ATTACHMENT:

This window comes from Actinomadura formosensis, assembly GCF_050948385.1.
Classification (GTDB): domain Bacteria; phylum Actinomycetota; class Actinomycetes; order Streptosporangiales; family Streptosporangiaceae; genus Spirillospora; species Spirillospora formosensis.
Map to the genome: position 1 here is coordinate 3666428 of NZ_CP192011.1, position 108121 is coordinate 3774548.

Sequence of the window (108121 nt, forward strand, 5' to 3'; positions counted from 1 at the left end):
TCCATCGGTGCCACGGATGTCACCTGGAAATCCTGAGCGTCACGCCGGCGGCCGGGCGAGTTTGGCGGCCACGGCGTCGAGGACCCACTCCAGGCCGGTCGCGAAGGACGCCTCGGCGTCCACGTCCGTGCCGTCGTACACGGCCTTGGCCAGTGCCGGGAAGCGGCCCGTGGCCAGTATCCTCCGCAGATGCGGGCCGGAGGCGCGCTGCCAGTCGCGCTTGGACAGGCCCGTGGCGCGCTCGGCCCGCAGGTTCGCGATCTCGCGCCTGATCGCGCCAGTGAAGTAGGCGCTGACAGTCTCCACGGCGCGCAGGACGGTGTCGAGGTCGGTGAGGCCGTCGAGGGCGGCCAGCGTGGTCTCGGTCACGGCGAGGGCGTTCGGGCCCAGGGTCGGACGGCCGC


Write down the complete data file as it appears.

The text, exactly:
This window comes from Actinomadura formosensis, assembly GCF_050948385.1.
Classification (GTDB): domain Bacteria; phylum Actinomycetota; class Actinomycetes; order Streptosporangiales; family Streptosporangiaceae; genus Spirillospora; species Spirillospora formosensis.
Map to the genome: position 1 here is coordinate 3666428 of NZ_CP192011.1, position 108121 is coordinate 3774548.

Sequence of the window (108121 nt, forward strand, 5' to 3'; positions counted from 1 at the left end):
TCCATCGGTGCCACGGATGTCACCTGGAAATCCTGAGCGTCACGCCGGCGGCCGGGCGAGTTTGGCGGCCACGGCGTCGAGGACCCACTCCAGGCCGGTCGCGAAGGACGCCTCGGCGTCCACGTCCGTGCCGTCGTACACGGCCTTGGCCAGTGCCGGGAAGCGGCCCGTGGCCAGTATCCTCCGCAGATGCGGGCCGGAGGCGCGCTGCCAGTCGCGCTTGGACAGGCCCGTGGCGCGCTCGGCCCGCAGGTTCGCGATCTCGCGCCTGATCGCGCCAGTGAAGTAGGCGCTGACAGTCTCCACGGCGCGCAGGACGGTGTCGAGGTCGGTGAGGCCGTCGAGGGCGGCCAGCGTGGTCTCGGTCACGGCGAGGGCGTTCGGGCCCAGGGTCGGACGGCCGC